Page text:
It’s possible. If a California couple finds themselves actually going to court to fight over custody, before they walk into that courtroom that couple is going to have to go meet with a psychologist that is employed by the court. The process is called child custody mediation, or child custody counselling.
The parties are going to be forced to meet with that mediator to try and resolve their parenting disputes before they actually set foot in the courtroom in front of the judge. And that mediator, or that child custody counsellor, utilizing his or her mental health training and professional training in this context, is going to try and negotiate a resolution.
But if that negotiation and that settlement is not possible, then what that child custody mediator does is becomes an advisor to the court, actually submitting a written report to the judge explaining the interaction that she has had with each parent and explaining the requests that each parent is making. Then that mediator recommends a particular parenting plan to the judge and, as part of that process, that mediator has the prerogative to interview the children. It doesn’t always happen, but when it does, that’s when the children have a say. That’s when they provide input. They provide it to the mediator, who then reports it to the judge.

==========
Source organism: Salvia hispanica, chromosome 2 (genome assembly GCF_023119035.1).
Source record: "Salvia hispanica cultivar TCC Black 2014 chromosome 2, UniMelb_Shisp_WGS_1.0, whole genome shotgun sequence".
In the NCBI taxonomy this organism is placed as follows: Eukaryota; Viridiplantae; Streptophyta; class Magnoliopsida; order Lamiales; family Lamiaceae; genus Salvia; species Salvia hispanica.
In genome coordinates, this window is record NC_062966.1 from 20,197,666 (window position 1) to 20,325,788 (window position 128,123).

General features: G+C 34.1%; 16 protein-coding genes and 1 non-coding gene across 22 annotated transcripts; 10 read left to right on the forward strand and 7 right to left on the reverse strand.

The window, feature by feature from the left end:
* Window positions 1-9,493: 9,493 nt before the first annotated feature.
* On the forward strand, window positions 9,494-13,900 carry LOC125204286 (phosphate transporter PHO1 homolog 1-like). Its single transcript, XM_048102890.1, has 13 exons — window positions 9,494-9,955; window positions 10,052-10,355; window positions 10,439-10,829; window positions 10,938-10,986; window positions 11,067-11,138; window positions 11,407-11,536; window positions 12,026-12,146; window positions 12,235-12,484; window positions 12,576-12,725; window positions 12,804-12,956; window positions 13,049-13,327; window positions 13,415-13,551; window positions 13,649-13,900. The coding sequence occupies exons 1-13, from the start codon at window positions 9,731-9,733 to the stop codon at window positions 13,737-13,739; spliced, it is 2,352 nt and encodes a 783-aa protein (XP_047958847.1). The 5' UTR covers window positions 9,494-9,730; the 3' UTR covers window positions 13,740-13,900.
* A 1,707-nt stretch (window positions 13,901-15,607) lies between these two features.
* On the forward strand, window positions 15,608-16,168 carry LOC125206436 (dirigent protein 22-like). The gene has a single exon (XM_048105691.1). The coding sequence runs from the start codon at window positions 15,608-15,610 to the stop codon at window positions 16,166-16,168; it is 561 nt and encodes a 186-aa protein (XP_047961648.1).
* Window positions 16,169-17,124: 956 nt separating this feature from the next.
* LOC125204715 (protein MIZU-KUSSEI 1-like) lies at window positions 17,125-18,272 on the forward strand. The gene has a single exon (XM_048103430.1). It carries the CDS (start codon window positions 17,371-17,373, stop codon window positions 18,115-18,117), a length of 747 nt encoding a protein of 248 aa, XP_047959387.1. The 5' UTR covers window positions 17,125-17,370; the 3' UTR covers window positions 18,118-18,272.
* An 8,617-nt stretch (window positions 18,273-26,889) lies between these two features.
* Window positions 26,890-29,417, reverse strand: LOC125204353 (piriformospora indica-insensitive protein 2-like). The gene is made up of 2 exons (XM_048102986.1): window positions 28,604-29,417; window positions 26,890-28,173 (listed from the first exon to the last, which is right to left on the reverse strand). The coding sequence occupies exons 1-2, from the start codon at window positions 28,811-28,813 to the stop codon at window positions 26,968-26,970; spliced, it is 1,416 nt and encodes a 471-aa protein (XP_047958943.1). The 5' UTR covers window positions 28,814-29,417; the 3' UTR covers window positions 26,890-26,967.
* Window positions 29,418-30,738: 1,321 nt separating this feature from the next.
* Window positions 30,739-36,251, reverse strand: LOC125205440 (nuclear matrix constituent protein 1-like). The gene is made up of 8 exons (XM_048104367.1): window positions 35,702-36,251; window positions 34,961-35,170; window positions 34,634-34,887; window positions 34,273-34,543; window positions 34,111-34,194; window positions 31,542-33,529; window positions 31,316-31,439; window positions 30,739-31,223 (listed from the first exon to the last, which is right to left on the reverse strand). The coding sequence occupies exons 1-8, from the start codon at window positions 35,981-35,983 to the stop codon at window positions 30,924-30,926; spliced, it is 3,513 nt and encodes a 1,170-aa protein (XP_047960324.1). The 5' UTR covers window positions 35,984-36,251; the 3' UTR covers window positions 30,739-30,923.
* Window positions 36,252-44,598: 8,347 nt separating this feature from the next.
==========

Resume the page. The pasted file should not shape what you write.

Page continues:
As far as when the children are entitled to have that say, it is really left up the discretion of the mediator. What the mediator is looking for is children who have reached a level of maturity such that they can communicate a preference without suffering some other collateral damage and can communicate a preference that is reflective of genuine thought on the child’s part, rather than conditioning or guilt being driven in by a parent.
John Harding is the principal of the law firm of Harding & Associates in Northern California. He practices family law litigation and divorce mediation exclusively.